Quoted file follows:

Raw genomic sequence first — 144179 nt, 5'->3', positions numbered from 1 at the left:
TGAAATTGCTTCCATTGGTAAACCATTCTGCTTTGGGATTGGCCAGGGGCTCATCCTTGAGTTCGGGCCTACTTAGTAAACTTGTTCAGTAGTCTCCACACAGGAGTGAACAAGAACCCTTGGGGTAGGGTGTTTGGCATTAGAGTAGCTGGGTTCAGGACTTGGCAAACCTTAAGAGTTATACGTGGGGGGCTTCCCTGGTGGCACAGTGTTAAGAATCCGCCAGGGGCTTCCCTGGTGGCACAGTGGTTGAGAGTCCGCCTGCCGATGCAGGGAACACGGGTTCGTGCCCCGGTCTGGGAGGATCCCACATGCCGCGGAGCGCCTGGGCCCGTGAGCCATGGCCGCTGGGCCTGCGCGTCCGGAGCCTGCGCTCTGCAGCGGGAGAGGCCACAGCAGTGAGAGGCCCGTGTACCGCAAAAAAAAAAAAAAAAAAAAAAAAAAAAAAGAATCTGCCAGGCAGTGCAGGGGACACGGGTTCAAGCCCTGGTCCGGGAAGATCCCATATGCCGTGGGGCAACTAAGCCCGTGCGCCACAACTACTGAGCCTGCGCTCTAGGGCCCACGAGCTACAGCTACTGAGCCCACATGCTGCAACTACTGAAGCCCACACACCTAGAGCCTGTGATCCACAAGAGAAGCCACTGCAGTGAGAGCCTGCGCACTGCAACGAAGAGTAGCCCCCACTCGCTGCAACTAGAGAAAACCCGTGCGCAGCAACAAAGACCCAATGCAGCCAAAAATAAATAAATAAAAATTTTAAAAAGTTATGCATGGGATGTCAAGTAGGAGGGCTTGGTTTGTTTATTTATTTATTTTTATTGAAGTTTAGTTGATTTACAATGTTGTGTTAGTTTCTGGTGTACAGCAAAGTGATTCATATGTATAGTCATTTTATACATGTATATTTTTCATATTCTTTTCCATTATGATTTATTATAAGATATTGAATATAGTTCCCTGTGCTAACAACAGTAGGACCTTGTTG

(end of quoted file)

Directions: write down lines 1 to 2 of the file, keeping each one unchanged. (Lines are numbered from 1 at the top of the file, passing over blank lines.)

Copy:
Raw genomic sequence first — 144179 nt, 5'->3', positions numbered from 1 at the left:
TGAAATTGCTTCCATTGGTAAACCATTCTGCTTTGGGATTGGCCAGGGGCTCATCCTTGAGTTCGGGCCTACTTAGTAAACTTGTTCAGTAGTCTCCACACAGGAGTGAACAAGAACCCTTGGGGTAGGGTGTTTGGCATTAGAGTAGCTGGGTTCAGGACTTGGCAAACCTTAAGAGTTATACGTGGGGGGCTTCCCTGGTGGCACAGTGTTAAGAATCCGCCAGGGGCTTCCCTGGTGGCACAGTGGTTGAGAGTCCGCCTGCCGATGCAGGGAACACGGGTTCGTGCCCCGGTCTGGGAGGATCCCACATGCCGCGGAGCGCCTGGGCCCGTGAGCCATGGCCGCTGGGCCTGCGCGTCCGGAGCCTGCGCTCTGCAGCGGGAGAGGCCACAGCAGTGAGAGGCCCGTGTACCGCAAAAAAAAAAAAAAAAAAAAAAAAAAAAAAGAATCTGCCAGGCAGTGCAGGGGACACGGGTTCAAGCCCTGGTCCGGGAAGATCCCATATGCCGTGGGGCAACTAAGCCCGTGCGCCACAACTACTGAGCCTGCGCTCTAGGGCCCACGAGCTACAGCTACTGAGCCCACATGCTGCAACTACTGAAGCCCACACACCTAGAGCCTGTGATCCACAAGAGAAGCCACTGCAGTGAGAGCCTGCGCACTGCAACGAAGAGTAGCCCCCACTCGCTGCAACTAGAGAAAACCCGTGCGCAGCAACAAAGACCCAATGCAGCCAAAAATAAATAAATAAAAATTTTAAAAAGTTATGCATGGGATGTCAAGTAGGAGGGCTTGGTTTGTTTATTTATTTATTTTTATTGAAGTTTAGTTGATTTACAATGTTGTGTTAGTTTCTGGTGTACAGCAAAGTGATTCATATGTATAGTCATTTTATACATGTATATTTTTCATATTCTTTTCCATTATGATTTATTATAAGATATTGAATATAGTTCCCTGTGCTAACAACAGTAGGACCTTGTTG